Glutathione in Parkinson's disease
Mischley, Laurie K.
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Parkinson’s Disease (PD) is one of several prevalent neurodegenerative diseases plaguing the aging population. To date, no therapies have been shown to slow, stop, or reverse disease progression; the disease is considered irreversible and progressive. Post mortem brain from individuals with premotor PD show a deficiency of reduced glutathione, GSH, and it has been hypothesized that deficiency of GSH contributes to PD neurodegeneration. The role of GSH in the healthy brain is described, and evidence of GSH deficiency in PD is reviewed. The pros and cons of various augmentation strategies are discussed. Subsequent chapters demonstrate intranasal GSH, (in)GSH, is safe and tolerable and provide evidence that 200 mg (in)GSH is capable of augmenting brain GSH by more than 200%. In congruence with intravenous GSH studies, (in)GSH intervention groups had a mild symptomatic improvement following three months of (in)GSH administration. In a cross-sectional analysis of 58 individuals with PD, low blood GSH was associated with greater disease severity. Taken together, this body of research supports the hypothesis that GSH depletion contributes to PD and that (in)GSH has therapeutic potential as both a symptomatic treatment and a disease modification strategy. The final chapter describes an underlying GSH deficiency syndrome, with elderly, sick, and/or malnourished individuals at greatest risk. Sufficient data exists to warrant further investigation of GSH as a biomarker and (in)GSH as a disease-modifying therapy in PD.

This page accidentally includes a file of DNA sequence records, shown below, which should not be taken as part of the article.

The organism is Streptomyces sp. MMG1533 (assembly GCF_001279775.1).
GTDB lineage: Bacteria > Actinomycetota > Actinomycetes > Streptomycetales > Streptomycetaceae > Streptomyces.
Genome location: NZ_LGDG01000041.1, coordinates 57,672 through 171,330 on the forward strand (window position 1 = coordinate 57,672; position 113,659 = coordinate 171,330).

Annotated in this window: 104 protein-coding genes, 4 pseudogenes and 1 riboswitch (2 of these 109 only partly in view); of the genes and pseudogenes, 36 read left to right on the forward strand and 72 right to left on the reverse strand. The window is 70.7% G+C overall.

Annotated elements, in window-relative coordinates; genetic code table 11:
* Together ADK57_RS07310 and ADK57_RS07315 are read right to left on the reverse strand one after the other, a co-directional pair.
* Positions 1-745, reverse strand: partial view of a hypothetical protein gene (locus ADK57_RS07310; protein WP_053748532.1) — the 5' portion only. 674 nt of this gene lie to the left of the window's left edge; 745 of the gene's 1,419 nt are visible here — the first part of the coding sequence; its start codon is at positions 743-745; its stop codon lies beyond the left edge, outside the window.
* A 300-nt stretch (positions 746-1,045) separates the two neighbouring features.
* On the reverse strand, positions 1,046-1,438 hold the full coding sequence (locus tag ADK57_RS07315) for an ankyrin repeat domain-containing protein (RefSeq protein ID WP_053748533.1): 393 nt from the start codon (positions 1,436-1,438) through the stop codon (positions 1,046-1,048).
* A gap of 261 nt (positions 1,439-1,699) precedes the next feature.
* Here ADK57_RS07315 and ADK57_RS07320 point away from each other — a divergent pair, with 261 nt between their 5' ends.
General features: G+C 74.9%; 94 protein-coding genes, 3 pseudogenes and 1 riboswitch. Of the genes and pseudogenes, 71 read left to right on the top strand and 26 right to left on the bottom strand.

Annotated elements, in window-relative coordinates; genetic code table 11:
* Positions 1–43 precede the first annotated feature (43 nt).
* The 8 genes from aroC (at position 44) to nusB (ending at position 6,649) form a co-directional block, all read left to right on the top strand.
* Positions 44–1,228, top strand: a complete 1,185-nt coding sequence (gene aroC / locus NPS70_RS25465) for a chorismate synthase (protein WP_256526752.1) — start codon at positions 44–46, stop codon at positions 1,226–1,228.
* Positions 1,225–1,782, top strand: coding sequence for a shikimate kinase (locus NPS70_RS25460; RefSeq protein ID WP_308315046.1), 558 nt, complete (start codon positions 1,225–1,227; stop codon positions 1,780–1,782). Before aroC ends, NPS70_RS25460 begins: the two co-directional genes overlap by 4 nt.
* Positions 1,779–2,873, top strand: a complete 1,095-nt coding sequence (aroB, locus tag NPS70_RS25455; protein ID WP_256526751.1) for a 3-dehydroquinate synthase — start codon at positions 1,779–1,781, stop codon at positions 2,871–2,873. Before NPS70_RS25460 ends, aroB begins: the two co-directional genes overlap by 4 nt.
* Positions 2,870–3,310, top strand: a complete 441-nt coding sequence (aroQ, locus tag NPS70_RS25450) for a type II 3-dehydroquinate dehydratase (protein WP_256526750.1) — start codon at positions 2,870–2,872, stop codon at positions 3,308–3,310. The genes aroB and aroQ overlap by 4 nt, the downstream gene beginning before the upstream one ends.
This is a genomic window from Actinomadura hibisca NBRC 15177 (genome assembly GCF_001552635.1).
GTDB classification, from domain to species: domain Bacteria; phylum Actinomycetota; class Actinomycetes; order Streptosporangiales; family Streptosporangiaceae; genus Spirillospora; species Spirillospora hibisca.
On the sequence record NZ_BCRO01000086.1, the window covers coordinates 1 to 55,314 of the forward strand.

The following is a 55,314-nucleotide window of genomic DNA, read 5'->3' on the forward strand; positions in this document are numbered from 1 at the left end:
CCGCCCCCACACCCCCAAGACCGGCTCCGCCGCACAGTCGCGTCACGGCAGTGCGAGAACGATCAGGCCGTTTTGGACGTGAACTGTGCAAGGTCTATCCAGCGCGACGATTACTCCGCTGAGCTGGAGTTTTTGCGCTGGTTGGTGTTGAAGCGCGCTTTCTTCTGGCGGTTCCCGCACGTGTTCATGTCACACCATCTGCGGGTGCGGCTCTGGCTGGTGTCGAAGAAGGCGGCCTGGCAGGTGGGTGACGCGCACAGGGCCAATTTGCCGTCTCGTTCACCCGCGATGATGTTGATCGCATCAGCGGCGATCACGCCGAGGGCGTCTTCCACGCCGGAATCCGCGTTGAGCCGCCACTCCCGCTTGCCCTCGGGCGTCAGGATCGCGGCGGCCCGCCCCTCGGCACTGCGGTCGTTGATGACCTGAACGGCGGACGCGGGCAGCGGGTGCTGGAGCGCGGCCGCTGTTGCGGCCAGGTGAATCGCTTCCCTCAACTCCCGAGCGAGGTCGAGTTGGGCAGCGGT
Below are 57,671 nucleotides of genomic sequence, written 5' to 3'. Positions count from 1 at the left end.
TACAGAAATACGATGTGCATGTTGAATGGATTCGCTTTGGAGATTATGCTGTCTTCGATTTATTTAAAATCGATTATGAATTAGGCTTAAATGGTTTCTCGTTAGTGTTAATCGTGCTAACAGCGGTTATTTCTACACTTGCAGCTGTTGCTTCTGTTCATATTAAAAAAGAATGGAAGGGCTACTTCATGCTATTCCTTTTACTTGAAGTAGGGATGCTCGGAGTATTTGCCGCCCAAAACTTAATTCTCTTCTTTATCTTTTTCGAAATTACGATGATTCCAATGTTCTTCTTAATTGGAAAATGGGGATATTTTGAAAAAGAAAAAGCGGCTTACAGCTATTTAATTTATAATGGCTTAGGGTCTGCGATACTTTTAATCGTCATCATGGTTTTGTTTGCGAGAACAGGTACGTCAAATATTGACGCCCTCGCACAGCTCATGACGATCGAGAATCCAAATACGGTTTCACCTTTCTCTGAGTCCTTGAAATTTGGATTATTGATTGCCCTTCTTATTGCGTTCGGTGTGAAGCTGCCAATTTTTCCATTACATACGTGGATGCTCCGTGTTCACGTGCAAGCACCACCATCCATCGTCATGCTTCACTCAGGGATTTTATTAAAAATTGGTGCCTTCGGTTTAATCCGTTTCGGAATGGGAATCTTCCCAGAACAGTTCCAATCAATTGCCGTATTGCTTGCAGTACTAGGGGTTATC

- Nutritional sciences